The reason I have kept a journal since I was seven (no, I have not written every day) was so I would not forget the details of things that happened in my life.  The objects I have kept are like my journals.  They spark memories that I have stored in my mind and these things make them resurface.  The mere touching of one of my mother’s books or the scissors she used when she sewed just brings back a flood of memories.  Yes, I cry over these things that I have kept, but often they are memories of how I much I loved that person.  I hope the objects that I have created and am creating will spark happy thoughts about me for my children and my husband.  I hope that I have been important in their lives. 

This morning when I awoke, I began thinking about Tim McGraw’s song Live Like You Were Dying.  (This song has always brought me to tears.) The song describes experiencing the thrills of life. While I see why someone would want to get those adrenaline rushes, my diagnosis gives me the chance to plan, to prepare for my death.  I suppose if I could say one positive thing about my situation, this would be it.  I get to plan.  No, you won’t see me on a bull named Fu Man Chu, or sky diving, or mountain climbing.  Knitting or quilting a blanket and spending time with loved ones is more my style.  Those things would not be great to sing about in a song, though, because it just does not capture the essence of living and how much fun it is.  Imagine these song lyrics…I spent many hours knitting, long hours sitting,... well you get the picture.
Someone might remember my riding a bull, but for me there is more significance in leaving something tangible behind.  My father fenced in our backyard and built a barn for our horse when I was a kid.  He died in 1994 and that fence and barn are still there.  So, a piece of him is still here, and it is not just a memory. That brings to mind another intensely emotional song for me, “The House that Built Me” sung by Miranda Lambert. 

If I could just come in, I swear I'll leave
Won't take nothing but a memory
From the house that built me

Miranda Lambert - The House That Built Me Lyrics | MetroLyrics   
There are those memories again that only I know and will die with me.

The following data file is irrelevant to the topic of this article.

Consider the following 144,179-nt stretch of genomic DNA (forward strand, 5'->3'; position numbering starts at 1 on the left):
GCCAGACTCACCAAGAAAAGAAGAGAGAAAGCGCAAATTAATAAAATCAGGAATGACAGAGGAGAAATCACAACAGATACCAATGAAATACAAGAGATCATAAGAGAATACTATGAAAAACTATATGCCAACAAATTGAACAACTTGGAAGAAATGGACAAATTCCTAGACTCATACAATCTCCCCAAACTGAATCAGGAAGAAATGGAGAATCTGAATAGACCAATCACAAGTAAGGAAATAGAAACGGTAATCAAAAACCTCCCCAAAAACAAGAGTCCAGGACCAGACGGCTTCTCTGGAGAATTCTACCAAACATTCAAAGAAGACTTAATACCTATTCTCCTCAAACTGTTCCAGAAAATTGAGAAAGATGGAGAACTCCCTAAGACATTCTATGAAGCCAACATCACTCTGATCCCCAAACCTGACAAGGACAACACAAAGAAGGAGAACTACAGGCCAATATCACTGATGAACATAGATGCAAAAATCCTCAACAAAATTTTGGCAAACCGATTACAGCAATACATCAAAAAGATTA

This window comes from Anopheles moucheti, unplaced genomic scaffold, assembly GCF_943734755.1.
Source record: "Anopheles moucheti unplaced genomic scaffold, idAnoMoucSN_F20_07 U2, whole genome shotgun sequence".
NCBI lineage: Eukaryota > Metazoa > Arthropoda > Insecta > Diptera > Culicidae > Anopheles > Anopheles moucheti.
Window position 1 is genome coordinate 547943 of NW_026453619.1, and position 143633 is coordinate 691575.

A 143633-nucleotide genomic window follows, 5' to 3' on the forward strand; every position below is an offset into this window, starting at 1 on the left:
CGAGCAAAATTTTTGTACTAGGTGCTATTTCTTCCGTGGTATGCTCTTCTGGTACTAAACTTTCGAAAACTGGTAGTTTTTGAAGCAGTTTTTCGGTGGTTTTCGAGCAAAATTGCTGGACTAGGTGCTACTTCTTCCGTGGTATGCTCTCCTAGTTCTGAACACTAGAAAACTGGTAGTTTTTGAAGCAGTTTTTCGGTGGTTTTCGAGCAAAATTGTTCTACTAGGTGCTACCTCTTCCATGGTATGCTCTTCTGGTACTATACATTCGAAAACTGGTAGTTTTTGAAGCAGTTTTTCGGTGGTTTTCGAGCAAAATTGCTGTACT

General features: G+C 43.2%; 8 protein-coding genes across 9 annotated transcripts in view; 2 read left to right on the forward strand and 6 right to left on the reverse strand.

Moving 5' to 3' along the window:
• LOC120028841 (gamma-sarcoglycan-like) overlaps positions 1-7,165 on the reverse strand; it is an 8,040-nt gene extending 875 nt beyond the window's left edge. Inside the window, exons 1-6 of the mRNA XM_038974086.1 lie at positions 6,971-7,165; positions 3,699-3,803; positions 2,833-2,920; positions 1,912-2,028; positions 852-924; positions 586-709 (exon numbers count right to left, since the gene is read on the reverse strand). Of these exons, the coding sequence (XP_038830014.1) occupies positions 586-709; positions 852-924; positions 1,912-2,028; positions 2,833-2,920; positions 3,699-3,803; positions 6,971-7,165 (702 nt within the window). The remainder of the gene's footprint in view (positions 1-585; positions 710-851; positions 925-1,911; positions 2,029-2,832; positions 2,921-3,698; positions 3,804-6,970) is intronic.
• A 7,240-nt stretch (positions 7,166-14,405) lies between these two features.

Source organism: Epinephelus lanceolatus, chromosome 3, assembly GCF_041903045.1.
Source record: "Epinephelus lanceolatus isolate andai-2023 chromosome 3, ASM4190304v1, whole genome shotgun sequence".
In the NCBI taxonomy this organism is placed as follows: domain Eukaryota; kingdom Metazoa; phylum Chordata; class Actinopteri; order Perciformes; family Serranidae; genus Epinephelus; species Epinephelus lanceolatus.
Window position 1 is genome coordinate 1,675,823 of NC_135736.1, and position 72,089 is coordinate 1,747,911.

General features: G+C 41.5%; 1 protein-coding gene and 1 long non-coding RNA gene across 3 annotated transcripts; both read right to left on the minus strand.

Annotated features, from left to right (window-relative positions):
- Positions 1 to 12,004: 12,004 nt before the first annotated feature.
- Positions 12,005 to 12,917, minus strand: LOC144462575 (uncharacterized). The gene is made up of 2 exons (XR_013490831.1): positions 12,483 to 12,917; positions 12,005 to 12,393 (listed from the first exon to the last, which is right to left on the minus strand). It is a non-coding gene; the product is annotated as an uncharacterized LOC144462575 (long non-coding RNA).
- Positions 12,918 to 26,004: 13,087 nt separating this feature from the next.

My projects that I finish, my kids and my husband will be able to touch.  They are little pieces of me that I will leave behind.  So my message to anyone is don’t leave things undone cause you might not get the chance to live like you were dying.
Here are the lyrics to the song.  Get the box of tissues!

He said: "I was in my early forties,
"With a lot of life before me,
"An' a moment came that stopped me on a dime.
"I spent most of the next days,
"Looking at the x-rays,
"An' talking 'bout the options an' talkin’ ‘bout sweet time."
I asked him when it sank in,
That this might really be the real end?
How’s it hit you when you get that kind of news?
Man whatcha do?

An' he said: "I went sky diving, I went rocky mountain climbing,
"I went two point seven seconds on a bull named Fu Man Chu.
"And I loved deeper and I spoke sweeter,
"And I gave forgiveness I'd been denying."
An' he said: "Some day, I hope you get the chance,
"To live like you were dyin'."

He said "I was finally the husband,
"That most the time I wasn’t.
"An' I became a friend a friend would like to have.
"And all of a sudden goin' fishin’,
"Wasn’t such an imposition,
"And I went three times that year I lost my Dad.
"Well, I finally read the Good Book,
"And I took a good long hard look,
"At what I'd do if I could do it all again,
"And then:

"I went sky diving, I went rocky mountain climbing,
"I went two point seven seconds on a bull named Fu Man Chu.
"And I loved deeper and I spoke sweeter,
"And I gave forgiveness I'd been denying."
An' he said: "Some day, I hope you get the chance,
"To live like you were dyin'."

Like tomorrow was a gift,
And you got eternity,
To think about what you’d do with it.
An' what did you do with it?
An' what can I do with it?
An' what would I do with it?

"Sky diving, I went rocky mountain climbing,
"I went two point seven seconds on a bull named Fu Man Chu.
"And then I loved deeper and I spoke sweeter,
"And I watched Blue Eagle as it was flyin'."
An' he said: "Some day, I hope you get the chance,
"To live like you were dyin'."

"To live like you were dyin'."
"To live like you were dyin'."
"To live like you were dyin'."
"To live like you were dyin'."